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Friday 14th June 2024

I’m self employed, is there any point in me setting up a pension? 

Mouthy Money Your Questions Answered panelist, Becky O’Connor, answers a reader’s question on the benefits of setting up a pension when you’re self employed. 

Setting up a pension when you're self-employed. Picture: a woman smiling in a room with a lamp in the background.


Q I’m self employed so don’t have a pension. Is there any point in me setting one up given that I don’t have an employer to make contributions to it? 

A Absolutely! Unlike employees who are automatically enrolled in workplace pension schemes, self-employed workers have to take on a greater responsibility for their retirement savings.

This can be difficult as there is no one to choose a pension scheme for you and your income may fluctuate, but there are many advantages to having a pension.  

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Setting up a pension ensures you have a dedicated source of income when you retire, instead of having to rely solely on your business or other investments.

While most people are eligible for some state pension support, on its own, it’s unlikely to provide you with enough money to maintain the standard of living you might like. So, it’s important to plan ahead to provide yourself with the rest of the retirement income you’ll need in later life. 

Many pension providers offer dedicated self-employed pension products which allow for flexibility in terms of minimum contributions and how regularly you have to contribute. At PensionBee, for example, you can set up a self-employed pension, by transferring your old pensions into one simple online plan or by creating a new pension if you’ve never saved towards retirement before.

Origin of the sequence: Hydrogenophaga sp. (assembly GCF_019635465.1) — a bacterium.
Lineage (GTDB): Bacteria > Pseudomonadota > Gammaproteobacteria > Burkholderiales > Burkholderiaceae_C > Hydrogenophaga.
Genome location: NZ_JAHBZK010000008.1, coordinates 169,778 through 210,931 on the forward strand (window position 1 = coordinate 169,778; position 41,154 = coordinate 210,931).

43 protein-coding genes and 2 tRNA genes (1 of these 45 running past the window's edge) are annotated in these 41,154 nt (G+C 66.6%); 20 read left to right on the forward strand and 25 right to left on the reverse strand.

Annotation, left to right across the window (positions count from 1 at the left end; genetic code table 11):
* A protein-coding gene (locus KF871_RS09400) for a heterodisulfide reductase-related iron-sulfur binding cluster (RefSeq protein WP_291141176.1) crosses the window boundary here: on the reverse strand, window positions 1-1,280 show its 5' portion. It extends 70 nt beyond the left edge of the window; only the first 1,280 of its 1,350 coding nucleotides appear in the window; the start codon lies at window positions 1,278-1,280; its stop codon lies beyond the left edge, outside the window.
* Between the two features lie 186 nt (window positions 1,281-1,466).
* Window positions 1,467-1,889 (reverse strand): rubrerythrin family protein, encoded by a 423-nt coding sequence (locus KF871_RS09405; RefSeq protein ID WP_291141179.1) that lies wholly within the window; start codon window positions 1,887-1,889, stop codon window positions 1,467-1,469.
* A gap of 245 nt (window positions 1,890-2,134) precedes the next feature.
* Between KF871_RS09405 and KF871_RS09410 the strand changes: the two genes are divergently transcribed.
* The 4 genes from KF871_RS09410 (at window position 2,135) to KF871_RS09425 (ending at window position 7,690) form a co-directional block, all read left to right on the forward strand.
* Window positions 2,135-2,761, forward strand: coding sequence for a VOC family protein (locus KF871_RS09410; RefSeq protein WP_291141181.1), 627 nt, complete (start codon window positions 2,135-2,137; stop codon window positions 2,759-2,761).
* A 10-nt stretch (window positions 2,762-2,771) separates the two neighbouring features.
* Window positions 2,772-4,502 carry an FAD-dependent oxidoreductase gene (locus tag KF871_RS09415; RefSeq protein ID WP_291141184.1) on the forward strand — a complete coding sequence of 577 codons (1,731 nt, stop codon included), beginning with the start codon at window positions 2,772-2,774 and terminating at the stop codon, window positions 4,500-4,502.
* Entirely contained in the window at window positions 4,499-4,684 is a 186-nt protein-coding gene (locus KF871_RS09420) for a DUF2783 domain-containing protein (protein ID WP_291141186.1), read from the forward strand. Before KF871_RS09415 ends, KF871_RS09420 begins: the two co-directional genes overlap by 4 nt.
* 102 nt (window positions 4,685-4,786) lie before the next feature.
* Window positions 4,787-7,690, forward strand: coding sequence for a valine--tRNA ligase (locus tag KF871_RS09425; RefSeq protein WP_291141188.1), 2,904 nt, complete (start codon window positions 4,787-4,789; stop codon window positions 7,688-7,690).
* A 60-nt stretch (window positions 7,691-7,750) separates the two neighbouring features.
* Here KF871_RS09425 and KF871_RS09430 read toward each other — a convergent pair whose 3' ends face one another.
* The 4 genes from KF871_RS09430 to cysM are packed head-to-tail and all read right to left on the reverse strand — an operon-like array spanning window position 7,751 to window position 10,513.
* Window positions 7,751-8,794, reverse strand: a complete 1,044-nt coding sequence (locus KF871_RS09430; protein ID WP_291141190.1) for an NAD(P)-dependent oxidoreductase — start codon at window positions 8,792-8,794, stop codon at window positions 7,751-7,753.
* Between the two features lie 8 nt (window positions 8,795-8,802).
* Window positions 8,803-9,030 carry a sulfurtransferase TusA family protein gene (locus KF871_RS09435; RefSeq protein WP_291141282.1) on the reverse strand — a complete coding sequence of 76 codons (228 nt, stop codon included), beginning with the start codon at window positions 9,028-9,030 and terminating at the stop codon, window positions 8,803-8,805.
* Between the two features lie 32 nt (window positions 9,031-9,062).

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While it may seem like an added expense now, consider it a long-term investment in your future. The earlier you start saving, the more time your money has to grow through compound interest and even small, regular contributions can make a big difference when it comes to retirement.  

It’s also worth noting that self-employed pensions often come with tax advantages, as pension contributions are usually classed as a business expense if you’re a director of a limited company.

This means you not only receive tax relief on personal contributions you make, but you could also save on corporation tax on payments made directly from your business.

In addition, pension contributions come from your pre-tax income. This means that by making pension contributions, you could see a reduction in your National Insurance contributions, allowing you to take home more of the money you’ve earned.  

Becky O’Connor is the Director of Public Affairs at leading online pension provider PensionBee. She is a personal finance and investment expert and award-winning journalist with two decades of experience in journalism and communications. Becky is the Telegraph’s ‘Pensions Doctor’ and is also a columnist for the i paper. Prior to joining PensionBee, Becky was Head of Pensions at Interactive Investor, and previously acted as a spokesperson for Royal London, the mutual insurer. Becky is also the co-founder of the ethical personal finance website, Good With Money; the author of a book on sustainable investment, The ESG Investing Handbook, Chair of the Ethical Advisory Committee for Castlefield Investment Management and a fellow of the Royal Society of Arts.  

Photo credits: Pexels

Rebecca Goodman

Award-winning freelance journalist with a decade of experience working for online and print publications in the consumer sector.

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